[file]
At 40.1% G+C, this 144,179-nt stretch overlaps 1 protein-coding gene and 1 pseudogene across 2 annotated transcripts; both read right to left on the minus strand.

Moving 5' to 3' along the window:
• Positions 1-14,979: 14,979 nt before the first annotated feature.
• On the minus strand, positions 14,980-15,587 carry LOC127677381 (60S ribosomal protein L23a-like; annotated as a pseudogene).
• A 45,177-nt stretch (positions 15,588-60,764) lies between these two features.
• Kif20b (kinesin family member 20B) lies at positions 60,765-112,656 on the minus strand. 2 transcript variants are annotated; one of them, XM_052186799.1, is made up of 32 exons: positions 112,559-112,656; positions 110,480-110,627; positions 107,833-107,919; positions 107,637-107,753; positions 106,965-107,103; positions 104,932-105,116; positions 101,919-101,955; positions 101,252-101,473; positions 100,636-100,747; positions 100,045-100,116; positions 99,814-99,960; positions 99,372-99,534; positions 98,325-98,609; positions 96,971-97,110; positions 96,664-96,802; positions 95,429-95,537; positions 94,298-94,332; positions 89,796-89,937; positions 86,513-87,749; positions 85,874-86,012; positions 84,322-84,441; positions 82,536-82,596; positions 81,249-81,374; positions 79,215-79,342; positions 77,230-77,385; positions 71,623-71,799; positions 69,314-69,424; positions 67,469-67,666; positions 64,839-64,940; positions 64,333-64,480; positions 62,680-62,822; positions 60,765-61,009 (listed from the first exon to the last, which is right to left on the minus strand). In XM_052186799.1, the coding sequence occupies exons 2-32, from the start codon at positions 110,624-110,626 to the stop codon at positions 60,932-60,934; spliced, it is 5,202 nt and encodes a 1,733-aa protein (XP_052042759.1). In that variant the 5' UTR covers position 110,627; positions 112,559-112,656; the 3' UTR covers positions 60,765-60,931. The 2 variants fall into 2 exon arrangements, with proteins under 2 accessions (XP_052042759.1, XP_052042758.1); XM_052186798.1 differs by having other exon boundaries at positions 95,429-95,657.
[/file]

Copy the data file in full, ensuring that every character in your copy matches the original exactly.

At 40.1% G+C, this 144,179-nt stretch overlaps 1 protein-coding gene and 1 pseudogene across 2 annotated transcripts; both read right to left on the minus strand.

Moving 5' to 3' along the window:
• Positions 1-14,979: 14,979 nt before the first annotated feature.
• On the minus strand, positions 14,980-15,587 carry LOC127677381 (60S ribosomal protein L23a-like; annotated as a pseudogene).
• A 45,177-nt stretch (positions 15,588-60,764) lies between these two features.
• Kif20b (kinesin family member 20B) lies at positions 60,765-112,656 on the minus strand. 2 transcript variants are annotated; one of them, XM_052186799.1, is made up of 32 exons: positions 112,559-112,656; positions 110,480-110,627; positions 107,833-107,919; positions 107,637-107,753; positions 106,965-107,103; positions 104,932-105,116; positions 101,919-101,955; positions 101,252-101,473; positions 100,636-100,747; positions 100,045-100,116; positions 99,814-99,960; positions 99,372-99,534; positions 98,325-98,609; positions 96,971-97,110; positions 96,664-96,802; positions 95,429-95,537; positions 94,298-94,332; positions 89,796-89,937; positions 86,513-87,749; positions 85,874-86,012; positions 84,322-84,441; positions 82,536-82,596; positions 81,249-81,374; positions 79,215-79,342; positions 77,230-77,385; positions 71,623-71,799; positions 69,314-69,424; positions 67,469-67,666; positions 64,839-64,940; positions 64,333-64,480; positions 62,680-62,822; positions 60,765-61,009 (listed from the first exon to the last, which is right to left on the minus strand). In XM_052186799.1, the coding sequence occupies exons 2-32, from the start codon at positions 110,624-110,626 to the stop codon at positions 60,932-60,934; spliced, it is 5,202 nt and encodes a 1,733-aa protein (XP_052042759.1). In that variant the 5' UTR covers position 110,627; positions 112,559-112,656; the 3' UTR covers positions 60,765-60,931. The 2 variants fall into 2 exon arrangements, with proteins under 2 accessions (XP_052042759.1, XP_052042758.1); XM_052186798.1 differs by having other exon boundaries at positions 95,429-95,657.